Lung ultrasound-guided therapy reduces acute decompensation
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Pulmonary congestion is the main cause of hospital admission in patients with heart failure (HF). Lung ultrasound (LUS) is a useful tool to identify subclinical pulmonary congestion. Researchers evaluated the usefulness of LUS in addition to physical examination (PE) in the management of outpatients with HF.

In this randomised multicentre unblinded study, patients with chronic HF and optimised medical therapy were randomised in two groups: ‘PE+LUS’ group undergoing PE and LUS and ‘PE only’ group. Diuretic therapy was modified according to LUS findings and PE, respectively. The primary endpoint was the reduction in hospitalisation rate for acute decompensated heart failure (ADHF) at 90-day follow-up. Secondary endpoints were reduction in NT-proBNP, quality-of-life test (QLT) and cardiac mortality at 90-day follow-up.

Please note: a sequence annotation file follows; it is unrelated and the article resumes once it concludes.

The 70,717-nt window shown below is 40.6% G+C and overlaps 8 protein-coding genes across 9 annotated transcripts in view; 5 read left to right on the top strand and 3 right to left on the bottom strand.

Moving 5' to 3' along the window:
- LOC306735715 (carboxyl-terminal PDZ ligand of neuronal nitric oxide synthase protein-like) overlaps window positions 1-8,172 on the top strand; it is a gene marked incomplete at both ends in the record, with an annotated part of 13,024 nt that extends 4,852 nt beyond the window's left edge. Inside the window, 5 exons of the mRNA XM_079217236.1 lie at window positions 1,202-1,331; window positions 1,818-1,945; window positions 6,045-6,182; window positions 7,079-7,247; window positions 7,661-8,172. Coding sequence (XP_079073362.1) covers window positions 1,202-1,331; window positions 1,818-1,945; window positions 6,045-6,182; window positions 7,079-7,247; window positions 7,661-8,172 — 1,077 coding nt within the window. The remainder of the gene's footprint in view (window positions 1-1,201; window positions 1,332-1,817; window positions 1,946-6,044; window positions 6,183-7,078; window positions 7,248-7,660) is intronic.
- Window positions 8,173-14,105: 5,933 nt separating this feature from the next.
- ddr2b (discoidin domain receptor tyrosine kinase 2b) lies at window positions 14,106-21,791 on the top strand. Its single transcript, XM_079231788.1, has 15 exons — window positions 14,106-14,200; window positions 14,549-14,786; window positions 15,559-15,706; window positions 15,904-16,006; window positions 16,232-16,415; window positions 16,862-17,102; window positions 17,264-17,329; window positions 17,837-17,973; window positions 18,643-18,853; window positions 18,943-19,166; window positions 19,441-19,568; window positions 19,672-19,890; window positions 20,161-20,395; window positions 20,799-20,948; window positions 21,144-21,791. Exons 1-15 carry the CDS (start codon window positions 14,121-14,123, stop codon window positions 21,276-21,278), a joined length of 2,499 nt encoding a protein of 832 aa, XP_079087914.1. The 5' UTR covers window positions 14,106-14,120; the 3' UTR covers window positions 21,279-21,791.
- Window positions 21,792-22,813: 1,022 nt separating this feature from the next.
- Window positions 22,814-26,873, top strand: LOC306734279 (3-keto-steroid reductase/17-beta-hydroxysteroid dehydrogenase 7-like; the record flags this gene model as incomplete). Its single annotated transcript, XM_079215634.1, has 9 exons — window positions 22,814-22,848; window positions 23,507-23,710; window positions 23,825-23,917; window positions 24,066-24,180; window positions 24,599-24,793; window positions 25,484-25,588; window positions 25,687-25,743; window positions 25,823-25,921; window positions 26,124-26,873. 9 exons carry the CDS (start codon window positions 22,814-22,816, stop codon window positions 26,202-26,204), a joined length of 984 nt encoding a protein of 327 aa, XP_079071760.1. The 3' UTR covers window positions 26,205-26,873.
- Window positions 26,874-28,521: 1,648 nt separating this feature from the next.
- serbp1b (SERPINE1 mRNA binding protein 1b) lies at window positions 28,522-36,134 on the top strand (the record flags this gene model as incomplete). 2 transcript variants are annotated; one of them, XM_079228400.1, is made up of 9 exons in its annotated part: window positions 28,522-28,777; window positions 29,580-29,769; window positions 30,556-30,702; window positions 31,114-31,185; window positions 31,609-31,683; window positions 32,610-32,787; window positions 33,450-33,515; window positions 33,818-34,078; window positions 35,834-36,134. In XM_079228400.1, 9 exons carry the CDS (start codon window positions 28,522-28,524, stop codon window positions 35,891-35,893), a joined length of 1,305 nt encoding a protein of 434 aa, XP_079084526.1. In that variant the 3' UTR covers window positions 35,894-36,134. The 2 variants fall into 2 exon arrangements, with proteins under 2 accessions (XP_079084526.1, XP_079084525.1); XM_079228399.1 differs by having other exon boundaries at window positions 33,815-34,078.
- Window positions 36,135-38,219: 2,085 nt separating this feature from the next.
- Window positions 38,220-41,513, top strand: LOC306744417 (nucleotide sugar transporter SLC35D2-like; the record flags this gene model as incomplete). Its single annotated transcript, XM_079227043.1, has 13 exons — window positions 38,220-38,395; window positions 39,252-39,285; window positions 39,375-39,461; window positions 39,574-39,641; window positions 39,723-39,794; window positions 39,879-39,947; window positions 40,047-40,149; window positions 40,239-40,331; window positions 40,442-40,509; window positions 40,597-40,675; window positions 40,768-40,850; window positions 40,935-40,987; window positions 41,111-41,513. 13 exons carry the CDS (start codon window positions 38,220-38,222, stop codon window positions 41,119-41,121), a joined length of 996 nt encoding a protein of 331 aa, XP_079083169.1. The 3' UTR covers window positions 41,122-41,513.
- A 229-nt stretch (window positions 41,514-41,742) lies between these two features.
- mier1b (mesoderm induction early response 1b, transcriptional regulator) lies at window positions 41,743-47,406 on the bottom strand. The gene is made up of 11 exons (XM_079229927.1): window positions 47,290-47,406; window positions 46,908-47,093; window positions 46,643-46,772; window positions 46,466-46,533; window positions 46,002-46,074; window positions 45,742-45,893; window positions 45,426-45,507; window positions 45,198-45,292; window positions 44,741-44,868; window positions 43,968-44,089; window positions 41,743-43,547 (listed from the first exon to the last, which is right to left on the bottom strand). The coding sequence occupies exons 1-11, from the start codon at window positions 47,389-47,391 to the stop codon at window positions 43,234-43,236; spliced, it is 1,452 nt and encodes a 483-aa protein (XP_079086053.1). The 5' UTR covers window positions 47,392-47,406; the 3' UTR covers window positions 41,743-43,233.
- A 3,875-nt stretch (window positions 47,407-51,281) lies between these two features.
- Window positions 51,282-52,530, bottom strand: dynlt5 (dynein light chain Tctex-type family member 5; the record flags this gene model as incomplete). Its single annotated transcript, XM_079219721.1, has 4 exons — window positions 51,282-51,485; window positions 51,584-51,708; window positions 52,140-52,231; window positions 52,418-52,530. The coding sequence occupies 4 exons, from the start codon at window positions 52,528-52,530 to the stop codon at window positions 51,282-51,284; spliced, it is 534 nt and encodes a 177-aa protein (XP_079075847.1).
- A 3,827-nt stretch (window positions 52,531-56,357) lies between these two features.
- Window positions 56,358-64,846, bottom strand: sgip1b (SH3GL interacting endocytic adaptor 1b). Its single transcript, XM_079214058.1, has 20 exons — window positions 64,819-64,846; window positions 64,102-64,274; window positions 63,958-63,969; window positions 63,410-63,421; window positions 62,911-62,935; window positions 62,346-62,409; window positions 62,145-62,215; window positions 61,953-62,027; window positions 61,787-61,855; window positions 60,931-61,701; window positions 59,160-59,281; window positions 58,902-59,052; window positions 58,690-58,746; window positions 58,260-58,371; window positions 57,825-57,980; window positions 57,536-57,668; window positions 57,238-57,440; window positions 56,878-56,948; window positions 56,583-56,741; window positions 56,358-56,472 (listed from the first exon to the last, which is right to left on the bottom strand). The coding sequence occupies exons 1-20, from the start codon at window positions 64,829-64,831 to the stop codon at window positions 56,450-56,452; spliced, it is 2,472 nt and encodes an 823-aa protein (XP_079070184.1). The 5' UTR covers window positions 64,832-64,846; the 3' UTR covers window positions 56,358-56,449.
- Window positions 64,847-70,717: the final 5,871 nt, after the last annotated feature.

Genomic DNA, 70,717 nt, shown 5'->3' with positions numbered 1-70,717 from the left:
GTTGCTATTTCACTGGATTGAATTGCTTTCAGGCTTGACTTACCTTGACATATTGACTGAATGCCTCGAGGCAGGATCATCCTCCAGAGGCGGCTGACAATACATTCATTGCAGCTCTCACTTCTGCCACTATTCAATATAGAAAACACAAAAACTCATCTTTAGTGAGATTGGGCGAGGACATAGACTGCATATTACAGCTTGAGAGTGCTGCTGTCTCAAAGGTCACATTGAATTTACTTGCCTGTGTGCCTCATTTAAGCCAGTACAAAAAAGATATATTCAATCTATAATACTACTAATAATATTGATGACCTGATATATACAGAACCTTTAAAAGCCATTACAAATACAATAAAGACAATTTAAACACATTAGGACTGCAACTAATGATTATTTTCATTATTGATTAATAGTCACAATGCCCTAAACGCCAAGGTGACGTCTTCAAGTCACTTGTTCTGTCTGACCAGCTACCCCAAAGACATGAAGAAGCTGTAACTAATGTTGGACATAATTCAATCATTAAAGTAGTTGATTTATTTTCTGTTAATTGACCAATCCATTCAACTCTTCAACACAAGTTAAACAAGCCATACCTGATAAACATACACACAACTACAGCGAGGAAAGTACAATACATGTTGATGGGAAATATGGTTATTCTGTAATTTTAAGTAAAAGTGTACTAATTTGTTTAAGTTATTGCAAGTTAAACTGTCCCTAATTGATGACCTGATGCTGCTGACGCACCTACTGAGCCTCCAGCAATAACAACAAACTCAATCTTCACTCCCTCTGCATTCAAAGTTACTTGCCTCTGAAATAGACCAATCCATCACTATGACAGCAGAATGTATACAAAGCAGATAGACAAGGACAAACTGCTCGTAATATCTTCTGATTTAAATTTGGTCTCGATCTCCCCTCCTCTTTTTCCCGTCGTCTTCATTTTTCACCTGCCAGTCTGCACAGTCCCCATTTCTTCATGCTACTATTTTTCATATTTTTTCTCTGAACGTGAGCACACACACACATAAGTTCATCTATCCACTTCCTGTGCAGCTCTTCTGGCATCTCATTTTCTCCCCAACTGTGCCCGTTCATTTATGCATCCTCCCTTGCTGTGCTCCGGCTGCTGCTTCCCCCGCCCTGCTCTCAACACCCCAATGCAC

Results:
-- A total of 244 patients with chronic HF and optimised medical therapy were enrolled and randomised in ‘PE+LUS’ group undergoing PE and LUS, and in ‘PE only’ group.

-- Thirty-seven primary outcome events occurred. The hospitalisation for ADHF at 90 day was significantly reduced in ‘PE+LUS’ group, with a reduction of risk for hospitalisation for ADHF by 56% and a number needed to treat of 8.4 patients.

-- At day 90, NT-proBNP and QLT score were significantly reduced in ‘PE+LUS’ group, whereas in ‘PE only’ group both were increased.

-- There were no differences in mortality between the two groups.

Conclusively, LUS-guided management reduces hospitalisation for ADHF at mid-term follow-up in outpatients with chronic HF.

Source: https://heart.bmj.com/content/106/24/1934?rss=1
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